The joys of walking along the 50-year-old South West Coast Path

Devon’s path of plenty: Discovering the 50-year-old South West Coast Path and sampling precarious cliffs, beautiful beaches… and the finest fresh fish

  • Teresa Levonian Cole treks all the way from Dartmouth to Hope Cove
  • ‘There’s nothing like good food as incentive for a healthy walk,’ she says
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The Royal Naval College is bathed in sunlight as we arrive in Dartmouth, the port from which Crusaders set sail in 1190, to reclaim the Holy Land.

My own mission is less elevated and certainly more enjoyable. As a feeble-footed walker with a scrambled sense of direction, I am to be passed, like a baton in a relay race, from friend to concerned friend on a four-day walk along a modest 30-mile section of the South West Coast Path. It will take me from Dartmouth to Hope Cove, sampling Devon’s fresh-and-local culinary scene along the way.

The path, all 630 miles, is the longest trail in England and celebrates its 50th anniversary this year. Our chosen stretch is rich in motivation: the prospect of all that fish, crab and lobster, and the abundance of boutique dairies, wineries and distilleries garnering awards in this part of the world.

Sailing boats bob in the sparkling estuary, as Friend No 1 and I make for a waterfront watering hole, Embankment, to toast the start of our trip. This curious building was a railway station until 1972. It is, possibly, the only station in the world where you needed to cross a river to reach the train.

Our 14th Century lodgings, Bayards Cove Inn, offers an excellent dinner of smoked haddock fishcakes. Through these leaded windows 400 years ago, I might have watched the Pilgrims board the Mayflower at the cobbled quayside a few steps away.

Reel deal: Teresa Lovonian Cole spends four days walking from Dartmouth to the fishing village Hope Cove (pictured), a stretch that makes up a section of the South West Coast Path

Armed with an Ordnance Survey we set off next morning, first reaching 12th Century St Petrox Church, whose graveyard has views over the Dart Estuary.

It’s an easy walk along country lanes, flanked by drystone walls speckled with lichens. We descend to Blackpool Sands in time for lunch: cod and chips on a pristine Blue Flag beach. Families shelter behind stripy, 1950s-style wind-breaks – the scene is pure Beryl Cook.

Fortified, we continue through emerald velvet fields of unshorn sheep to Slapton Sands, where rehearsals took place for the D-Day Landings. The shingle is hard going but the sea air is invigorating.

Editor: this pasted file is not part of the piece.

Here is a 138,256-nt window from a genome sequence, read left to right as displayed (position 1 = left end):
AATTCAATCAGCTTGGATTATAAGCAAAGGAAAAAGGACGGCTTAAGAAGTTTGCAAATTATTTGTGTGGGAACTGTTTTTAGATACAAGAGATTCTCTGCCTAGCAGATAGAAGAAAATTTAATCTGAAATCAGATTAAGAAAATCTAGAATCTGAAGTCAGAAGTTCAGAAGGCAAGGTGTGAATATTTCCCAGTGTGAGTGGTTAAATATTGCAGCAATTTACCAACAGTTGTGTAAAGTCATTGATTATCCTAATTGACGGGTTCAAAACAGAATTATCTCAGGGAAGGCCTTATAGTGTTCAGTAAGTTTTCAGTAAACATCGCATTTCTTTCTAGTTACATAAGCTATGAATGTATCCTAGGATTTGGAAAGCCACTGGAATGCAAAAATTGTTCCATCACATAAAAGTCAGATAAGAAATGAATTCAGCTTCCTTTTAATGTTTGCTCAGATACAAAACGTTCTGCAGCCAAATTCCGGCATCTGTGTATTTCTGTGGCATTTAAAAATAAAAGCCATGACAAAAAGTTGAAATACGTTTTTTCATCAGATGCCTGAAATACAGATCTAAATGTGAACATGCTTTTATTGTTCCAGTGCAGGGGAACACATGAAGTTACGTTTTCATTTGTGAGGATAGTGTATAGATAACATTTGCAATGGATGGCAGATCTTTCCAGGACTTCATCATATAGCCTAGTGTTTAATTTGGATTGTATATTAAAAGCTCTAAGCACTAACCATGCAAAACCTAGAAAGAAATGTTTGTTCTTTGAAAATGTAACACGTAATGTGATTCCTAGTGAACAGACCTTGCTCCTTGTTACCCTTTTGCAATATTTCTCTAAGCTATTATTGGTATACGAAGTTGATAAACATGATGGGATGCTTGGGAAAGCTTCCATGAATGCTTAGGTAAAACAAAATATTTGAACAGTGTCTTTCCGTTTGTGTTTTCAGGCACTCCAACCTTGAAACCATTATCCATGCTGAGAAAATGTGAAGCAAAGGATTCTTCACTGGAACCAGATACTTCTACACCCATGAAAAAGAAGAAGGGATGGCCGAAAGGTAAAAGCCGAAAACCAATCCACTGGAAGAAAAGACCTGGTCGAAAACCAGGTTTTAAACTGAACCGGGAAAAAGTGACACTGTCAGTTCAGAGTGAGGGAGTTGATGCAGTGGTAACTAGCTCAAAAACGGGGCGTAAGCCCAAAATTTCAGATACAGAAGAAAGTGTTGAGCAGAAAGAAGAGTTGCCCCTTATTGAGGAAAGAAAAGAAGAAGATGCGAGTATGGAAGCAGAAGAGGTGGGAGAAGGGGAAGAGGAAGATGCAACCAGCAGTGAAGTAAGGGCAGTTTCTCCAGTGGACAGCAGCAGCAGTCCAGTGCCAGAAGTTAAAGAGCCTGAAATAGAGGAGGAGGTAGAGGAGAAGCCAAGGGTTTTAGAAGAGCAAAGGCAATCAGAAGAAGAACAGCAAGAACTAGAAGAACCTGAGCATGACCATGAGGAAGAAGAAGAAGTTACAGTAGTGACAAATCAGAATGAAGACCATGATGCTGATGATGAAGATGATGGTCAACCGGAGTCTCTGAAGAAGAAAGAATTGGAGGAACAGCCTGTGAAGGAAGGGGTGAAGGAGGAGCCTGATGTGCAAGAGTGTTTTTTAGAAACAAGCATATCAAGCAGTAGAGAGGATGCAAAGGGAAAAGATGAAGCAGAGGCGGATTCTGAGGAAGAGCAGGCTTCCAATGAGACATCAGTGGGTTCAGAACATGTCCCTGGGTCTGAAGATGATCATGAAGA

Dartmouth, pictured, is the port from which Crusaders set sail in 1190 to reclaim the Holy Land

Teresa toasts the start of her trip at Embankment bistro (above) on Dartmouth’s harbour

At Torcross, a decision has to be made: do we take a short cut via the coast and risk being stranded by the tide or attempt the longer, forest route over the cliffs? No 1 advises caution and, by the time we reach The Cricket Inn at the fishing village of Beesands, parched, the only sensible antidote is a large Salcombe gin on the sea wall.

Dinner is a feast of fat whitebait, scallops and sea bream. I sleep well, the beam from distant Start Point lighthouse winking away.

The next morning, after breakfast (kippers), Friend No 2 and I make for the ghost village of Hallsands, which collapsed into the sea and is now inhabited by kittiwakes.

Teresa enjoys a lunch of cod and chips on Blackpool Sands (above), a pristine Blue Flag beach 

Rounding the point where seals bask on rocks, we persevere to East Prawle. This stretch to Gara Rock is dramatic and terrifying. The path narrows to 8 inches along cliffs carpeted in foxgloves, bluebells, vetch and acres of red campion.

No 2, it turns out, has got the short straw. She has to coax me over rocks as I try not to look down, fearing a plunge into those turquoise waters. To judge by memorial stones we pass, not everyone survived this rugged beauty.

I’m longing for concrete under foot. With huge relief we limp into Salcombe, that yachtie haven, and make for the Harbour Hotel. Never has a dinner of local cheese souffle and hake with crab herb crust, accompanied by a crisp Sharpham wine, been so well-deserved, – nor a bed seemed more inviting.

Thankfully, our schedule here is more a digestive than physical work-out, starting with the Salcombe Dairy chocolate factory, where Peruvian beans are hand-crafted into dark delights. Next door, I visit the Salcombe Distillery for a rum-making class, where we select spices and fruits to distil our own creation.

One of Teresa’s stops is yachtie haven Salcombe, where she visits the Salcombe Distillery for a rum-making class

Teresa enjoys local seafood at Lobster Pod in Hope Cove

Then it is a short skip to Fish Quay for lunch at the wonderful, rough-and-ready Crab Shed.

It is when we are almost blown off a cliff near Bolt Head (tip: do not wear loose clothing) that Friend No 3 and I decide to cheat and taxi two miles to my last hotel, Soar Mill Cove. The afternoon is spent ambling down to the beach, where tired feet are cooled in crystal waters.

The final day dawns for our last leg: over grassy headlands to the fishing village of Hope Cove. We perch outside at the Lobster Pod for lunch of perfect simplicity: calamari, scallops and, of course, lobster – locally caught and fresh as can be. We clink celebratory glasses and agree: there’s nothing like good food as incentive for a healthy walk.


Four nights, staying at Bayards Cove Inn (, The Cricket Inn in Beesands (, Harbour Hotel in Salcombe ( and Soar Mill Cove ( from £303pp, sharing, on B&B basis. For more information visit and

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